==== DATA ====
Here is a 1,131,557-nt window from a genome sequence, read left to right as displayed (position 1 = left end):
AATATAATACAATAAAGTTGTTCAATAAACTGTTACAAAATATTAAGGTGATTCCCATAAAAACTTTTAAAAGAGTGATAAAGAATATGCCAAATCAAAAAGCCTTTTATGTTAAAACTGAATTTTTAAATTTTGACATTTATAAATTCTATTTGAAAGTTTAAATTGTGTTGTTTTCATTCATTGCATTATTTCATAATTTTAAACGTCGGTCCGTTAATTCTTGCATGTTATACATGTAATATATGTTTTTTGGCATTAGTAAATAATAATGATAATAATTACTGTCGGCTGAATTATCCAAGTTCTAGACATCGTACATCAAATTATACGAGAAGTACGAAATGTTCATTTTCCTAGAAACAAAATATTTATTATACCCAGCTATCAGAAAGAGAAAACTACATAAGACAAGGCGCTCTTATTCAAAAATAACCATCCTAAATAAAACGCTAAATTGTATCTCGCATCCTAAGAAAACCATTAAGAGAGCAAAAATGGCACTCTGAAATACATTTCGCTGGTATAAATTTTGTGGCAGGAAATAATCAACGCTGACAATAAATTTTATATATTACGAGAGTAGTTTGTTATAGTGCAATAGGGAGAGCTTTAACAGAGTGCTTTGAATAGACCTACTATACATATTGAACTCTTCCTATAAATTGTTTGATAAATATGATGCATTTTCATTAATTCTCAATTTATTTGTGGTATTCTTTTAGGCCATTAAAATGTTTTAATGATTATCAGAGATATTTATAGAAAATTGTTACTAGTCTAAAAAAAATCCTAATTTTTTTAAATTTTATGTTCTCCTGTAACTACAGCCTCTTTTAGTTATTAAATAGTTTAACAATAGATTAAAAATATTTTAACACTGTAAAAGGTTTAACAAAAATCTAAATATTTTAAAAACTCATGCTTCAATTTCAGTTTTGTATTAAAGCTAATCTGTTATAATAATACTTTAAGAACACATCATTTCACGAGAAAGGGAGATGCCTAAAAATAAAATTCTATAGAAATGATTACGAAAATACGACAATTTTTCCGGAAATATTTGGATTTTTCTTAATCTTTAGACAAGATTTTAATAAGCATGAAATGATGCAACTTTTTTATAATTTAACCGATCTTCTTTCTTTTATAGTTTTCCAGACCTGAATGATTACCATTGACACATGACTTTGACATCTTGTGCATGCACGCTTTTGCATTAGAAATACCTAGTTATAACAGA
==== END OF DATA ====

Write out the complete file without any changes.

Here is a 1,131,557-nt window from a genome sequence, read left to right as displayed (position 1 = left end):
AATATAATACAATAAAGTTGTTCAATAAACTGTTACAAAATATTAAGGTGATTCCCATAAAAACTTTTAAAAGAGTGATAAAGAATATGCCAAATCAAAAAGCCTTTTATGTTAAAACTGAATTTTTAAATTTTGACATTTATAAATTCTATTTGAAAGTTTAAATTGTGTTGTTTTCATTCATTGCATTATTTCATAATTTTAAACGTCGGTCCGTTAATTCTTGCATGTTATACATGTAATATATGTTTTTTGGCATTAGTAAATAATAATGATAATAATTACTGTCGGCTGAATTATCCAAGTTCTAGACATCGTACATCAAATTATACGAGAAGTACGAAATGTTCATTTTCCTAGAAACAAAATATTTATTATACCCAGCTATCAGAAAGAGAAAACTACATAAGACAAGGCGCTCTTATTCAAAAATAACCATCCTAAATAAAACGCTAAATTGTATCTCGCATCCTAAGAAAACCATTAAGAGAGCAAAAATGGCACTCTGAAATACATTTCGCTGGTATAAATTTTGTGGCAGGAAATAATCAACGCTGACAATAAATTTTATATATTACGAGAGTAGTTTGTTATAGTGCAATAGGGAGAGCTTTAACAGAGTGCTTTGAATAGACCTACTATACATATTGAACTCTTCCTATAAATTGTTTGATAAATATGATGCATTTTCATTAATTCTCAATTTATTTGTGGTATTCTTTTAGGCCATTAAAATGTTTTAATGATTATCAGAGATATTTATAGAAAATTGTTACTAGTCTAAAAAAAATCCTAATTTTTTTAAATTTTATGTTCTCCTGTAACTACAGCCTCTTTTAGTTATTAAATAGTTTAACAATAGATTAAAAATATTTTAACACTGTAAAAGGTTTAACAAAAATCTAAATATTTTAAAAACTCATGCTTCAATTTCAGTTTTGTATTAAAGCTAATCTGTTATAATAATACTTTAAGAACACATCATTTCACGAGAAAGGGAGATGCCTAAAAATAAAATTCTATAGAAATGATTACGAAAATACGACAATTTTTCCGGAAATATTTGGATTTTTCTTAATCTTTAGACAAGATTTTAATAAGCATGAAATGATGCAACTTTTTTATAATTTAACCGATCTTCTTTCTTTTATAGTTTTCCAGACCTGAATGATTACCATTGACACATGACTTTGACATCTTGTGCATGCACGCTTTTGCATTAGAAATACCTAGTTATAACAGA